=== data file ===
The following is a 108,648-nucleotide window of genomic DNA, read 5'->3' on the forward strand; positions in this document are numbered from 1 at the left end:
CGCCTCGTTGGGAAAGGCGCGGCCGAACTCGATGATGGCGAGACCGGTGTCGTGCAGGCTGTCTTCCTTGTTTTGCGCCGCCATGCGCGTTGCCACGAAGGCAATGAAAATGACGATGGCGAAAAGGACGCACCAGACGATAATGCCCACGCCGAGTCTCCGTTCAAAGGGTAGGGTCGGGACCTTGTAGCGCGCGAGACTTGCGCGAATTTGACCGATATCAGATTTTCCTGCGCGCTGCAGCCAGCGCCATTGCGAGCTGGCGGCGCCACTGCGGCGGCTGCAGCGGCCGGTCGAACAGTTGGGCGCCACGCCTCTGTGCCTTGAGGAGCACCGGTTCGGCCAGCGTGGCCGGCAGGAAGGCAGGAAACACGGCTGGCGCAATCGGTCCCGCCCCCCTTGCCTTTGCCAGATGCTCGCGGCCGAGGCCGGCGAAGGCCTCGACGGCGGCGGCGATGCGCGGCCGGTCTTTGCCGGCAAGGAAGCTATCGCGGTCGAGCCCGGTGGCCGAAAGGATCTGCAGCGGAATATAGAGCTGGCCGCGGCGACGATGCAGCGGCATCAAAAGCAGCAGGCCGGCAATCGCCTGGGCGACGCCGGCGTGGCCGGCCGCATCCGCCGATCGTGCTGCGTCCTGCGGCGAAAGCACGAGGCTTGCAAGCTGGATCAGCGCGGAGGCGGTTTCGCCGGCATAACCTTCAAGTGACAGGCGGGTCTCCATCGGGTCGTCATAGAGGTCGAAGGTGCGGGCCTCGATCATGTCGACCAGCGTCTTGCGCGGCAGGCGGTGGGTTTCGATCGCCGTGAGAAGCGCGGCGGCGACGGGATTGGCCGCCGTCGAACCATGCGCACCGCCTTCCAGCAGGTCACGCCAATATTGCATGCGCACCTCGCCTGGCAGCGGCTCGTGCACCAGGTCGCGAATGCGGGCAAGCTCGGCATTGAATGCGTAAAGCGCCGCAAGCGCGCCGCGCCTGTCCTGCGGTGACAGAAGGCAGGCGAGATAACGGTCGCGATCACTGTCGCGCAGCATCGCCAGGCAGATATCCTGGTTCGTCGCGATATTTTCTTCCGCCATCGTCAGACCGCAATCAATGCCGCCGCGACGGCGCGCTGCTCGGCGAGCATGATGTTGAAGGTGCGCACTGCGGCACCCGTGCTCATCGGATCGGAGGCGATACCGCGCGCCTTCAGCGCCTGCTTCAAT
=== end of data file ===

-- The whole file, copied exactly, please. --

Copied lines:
The following is a 108,648-nucleotide window of genomic DNA, read 5'->3' on the forward strand; positions in this document are numbered from 1 at the left end:
CGCCTCGTTGGGAAAGGCGCGGCCGAACTCGATGATGGCGAGACCGGTGTCGTGCAGGCTGTCTTCCTTGTTTTGCGCCGCCATGCGCGTTGCCACGAAGGCAATGAAAATGACGATGGCGAAAAGGACGCACCAGACGATAATGCCCACGCCGAGTCTCCGTTCAAAGGGTAGGGTCGGGACCTTGTAGCGCGCGAGACTTGCGCGAATTTGACCGATATCAGATTTTCCTGCGCGCTGCAGCCAGCGCCATTGCGAGCTGGCGGCGCCACTGCGGCGGCTGCAGCGGCCGGTCGAACAGTTGGGCGCCACGCCTCTGTGCCTTGAGGAGCACCGGTTCGGCCAGCGTGGCCGGCAGGAAGGCAGGAAACACGGCTGGCGCAATCGGTCCCGCCCCCCTTGCCTTTGCCAGATGCTCGCGGCCGAGGCCGGCGAAGGCCTCGACGGCGGCGGCGATGCGCGGCCGGTCTTTGCCGGCAAGGAAGCTATCGCGGTCGAGCCCGGTGGCCGAAAGGATCTGCAGCGGAATATAGAGCTGGCCGCGGCGACGATGCAGCGGCATCAAAAGCAGCAGGCCGGCAATCGCCTGGGCGACGCCGGCGTGGCCGGCCGCATCCGCCGATCGTGCTGCGTCCTGCGGCGAAAGCACGAGGCTTGCAAGCTGGATCAGCGCGGAGGCGGTTTCGCCGGCATAACCTTCAAGTGACAGGCGGGTCTCCATCGGGTCGTCATAGAGGTCGAAGGTGCGGGCCTCGATCATGTCGACCAGCGTCTTGCGCGGCAGGCGGTGGGTTTCGATCGCCGTGAGAAGCGCGGCGGCGACGGGATTGGCCGCCGTCGAACCATGCGCACCGCCTTCCAGCAGGTCACGCCAATATTGCATGCGCACCTCGCCTGGCAGCGGCTCGTGCACCAGGTCGCGAATGCGGGCAAGCTCGGCATTGAATGCGTAAAGCGCCGCAAGCGCGCCGCGCCTGTCCTGCGGTGACAGAAGGCAGGCGAGATAACGGTCGCGATCACTGTCGCGCAGCATCGCCAGGCAGATATCCTGGTTCGTCGCGATATTTTCTTCCGCCATCGTCAGACCGCAATCAATGCCGCCGCGACGGCGCGCTGCTCGGCGAGCATGATGTTGAAGGTGCGCACTGCGGCACCCGTGCTCATCGGATCGGAGGCGATACCGCGCGCCTTCAGCGCCTGCTTCAAT